Douglas A. Campbell. Pauline Dogmatics: The Triumph of God’s Love. Grand Rapids: Eerdmans, 2020. 740 pages. $64.99 (hardcover).
Douglas Campbell, Professor of New Testament at Duke Divinity School, has published multiple works in Pauline studies. His massive 2009 tome The Deliverance of God put him on the map as a major contemporary contributor to the field. Most of his writings in Pauline theology thus far has been polemical in nature, critiquing the traditional (or “Lutheran”) view of justification by faith. In his new Pauline Dogmatics, Campbell has provided a more systematic, constructive work which aims to “fill the gap” for readers “wanting to move beyond justification.” This book aims to show “what ‘nonjustification’ terms look like” (6).
For Campbell, love stands out as a central Pauline theme. Campbell starts with the fatherhood of God, asserting that the Fatherhood of God is not an addition to God’s identity; rather, God is “fundamentally familial” and revealed to us as Father (53). Jesus’s relationship to the Father as Son is not a “formal sonship” but should be seen through the lens of the Abraham-Isaac relationship: God the Son is the beloved Son (54). For Campbell, “At the heart of the universe is a play of love between the Father, the Son, and the Spirit” (55). What’s more, this love is put on display for sinners: “There the Father has offered up his beloved only Son to die for us, doing so, moreover, while we, the objects of this costly mission, were rebellious and hostile” (55; cf. Rom 5:8). Campbell’s treatment of God’s love is delightful to read. In some places it is even quite devotional in nature.
Unfortunately, however, in the rest of the book, Campbell’s hermeneutic seriously skews his picture of Paul’s theology. While Campbell rightly asserts that the Sache (“the heart of the matter”) in Pauline dogmatics is “the triune God revealed in Jesus,” he uses this trinitarian and Christocentric lens to “demythologize” Paul (7). Campbell frankly does not want to believe everything Paul says. In some places, he wants to “update” Paul’s thinking to what we (supposedly) now know to be true. In other places, he wants to “amplify” Paul beyond what he says to the final destination of his trajectory (8). Campbell concludes, “We will move, then, from Paul to Pauline theology—from Paul’s dogmatics to a Pauline dogmatics” (9). In other words, Campbell is quite comfortable going beyond what Paul said in order to make Paul more palatable and applicable to the twenty-first century.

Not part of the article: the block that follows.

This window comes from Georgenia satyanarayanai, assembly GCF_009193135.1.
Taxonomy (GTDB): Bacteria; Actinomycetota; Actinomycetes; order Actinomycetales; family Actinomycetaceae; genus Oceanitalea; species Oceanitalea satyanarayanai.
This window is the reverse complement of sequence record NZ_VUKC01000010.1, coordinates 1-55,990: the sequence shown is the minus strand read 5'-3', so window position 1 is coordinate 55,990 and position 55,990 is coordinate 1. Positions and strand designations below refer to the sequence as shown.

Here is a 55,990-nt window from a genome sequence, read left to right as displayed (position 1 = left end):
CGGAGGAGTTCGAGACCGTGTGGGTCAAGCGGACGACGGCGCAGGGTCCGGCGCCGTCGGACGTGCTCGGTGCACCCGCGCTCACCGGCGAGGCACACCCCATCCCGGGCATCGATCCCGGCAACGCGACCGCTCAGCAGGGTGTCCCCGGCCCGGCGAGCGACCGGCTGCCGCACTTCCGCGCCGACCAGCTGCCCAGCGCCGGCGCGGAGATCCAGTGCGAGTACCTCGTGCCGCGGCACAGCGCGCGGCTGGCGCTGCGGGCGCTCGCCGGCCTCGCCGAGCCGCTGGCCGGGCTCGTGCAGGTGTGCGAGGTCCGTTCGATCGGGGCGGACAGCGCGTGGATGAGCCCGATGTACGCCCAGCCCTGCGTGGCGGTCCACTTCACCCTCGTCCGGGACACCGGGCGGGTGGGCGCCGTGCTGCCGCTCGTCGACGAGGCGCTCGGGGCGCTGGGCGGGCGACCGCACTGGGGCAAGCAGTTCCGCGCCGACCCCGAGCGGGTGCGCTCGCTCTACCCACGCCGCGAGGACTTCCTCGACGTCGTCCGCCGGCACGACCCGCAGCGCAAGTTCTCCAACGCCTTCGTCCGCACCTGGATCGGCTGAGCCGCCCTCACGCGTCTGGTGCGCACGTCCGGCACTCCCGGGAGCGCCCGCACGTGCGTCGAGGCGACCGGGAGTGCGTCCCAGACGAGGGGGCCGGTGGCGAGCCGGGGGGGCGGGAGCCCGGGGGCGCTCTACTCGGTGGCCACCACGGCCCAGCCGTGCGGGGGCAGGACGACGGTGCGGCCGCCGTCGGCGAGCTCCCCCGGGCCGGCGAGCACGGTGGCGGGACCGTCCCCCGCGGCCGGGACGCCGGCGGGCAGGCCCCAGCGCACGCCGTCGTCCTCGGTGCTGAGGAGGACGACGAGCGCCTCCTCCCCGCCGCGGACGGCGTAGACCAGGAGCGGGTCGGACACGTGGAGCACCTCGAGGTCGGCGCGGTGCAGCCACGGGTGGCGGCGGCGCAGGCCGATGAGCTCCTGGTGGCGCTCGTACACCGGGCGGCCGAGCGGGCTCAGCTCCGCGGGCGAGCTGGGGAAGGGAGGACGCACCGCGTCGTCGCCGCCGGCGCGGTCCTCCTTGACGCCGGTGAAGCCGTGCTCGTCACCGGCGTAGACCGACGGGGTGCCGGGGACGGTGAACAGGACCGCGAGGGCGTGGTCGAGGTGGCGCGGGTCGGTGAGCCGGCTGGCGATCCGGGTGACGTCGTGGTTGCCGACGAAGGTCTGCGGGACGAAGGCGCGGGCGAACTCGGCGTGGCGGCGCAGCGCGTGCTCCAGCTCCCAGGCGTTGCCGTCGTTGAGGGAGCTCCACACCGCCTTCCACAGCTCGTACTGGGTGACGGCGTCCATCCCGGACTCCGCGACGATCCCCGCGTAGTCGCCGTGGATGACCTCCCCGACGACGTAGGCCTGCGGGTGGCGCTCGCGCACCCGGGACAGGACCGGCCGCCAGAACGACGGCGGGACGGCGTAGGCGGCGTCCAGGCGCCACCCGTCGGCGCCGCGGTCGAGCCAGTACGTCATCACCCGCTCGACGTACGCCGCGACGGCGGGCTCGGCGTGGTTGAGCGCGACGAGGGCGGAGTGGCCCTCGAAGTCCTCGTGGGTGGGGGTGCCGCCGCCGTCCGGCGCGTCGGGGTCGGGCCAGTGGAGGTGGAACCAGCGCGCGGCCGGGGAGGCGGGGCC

Campbell states that his interpretive lens presents a “kinder, gentler Paul” (6). But reader, beware: a kinder, gentler Paul that obscures the biblical text is no Paul at all. Students of Pauline theology may want to read Campbell as an opposing conversation partner, but apart from his helpful discussion of love as a central Pauline theme, most readers will do well to supplement their reading of Campbell’s work with more reliable treatments that honor Paul’s own authorial intent and unique contribution to Christian theology.
CBS book notices provide brief descriptive summaries and assessments of new publications in biblical studies and biblical theology. CBS book notices are not full academic book reviews. The present book notice was written by Mark Baker (PhD, Southeastern Baptist Theological Seminary), Professor and Assistant Director of the Scarborough College Darrington Campus in Houston, TX.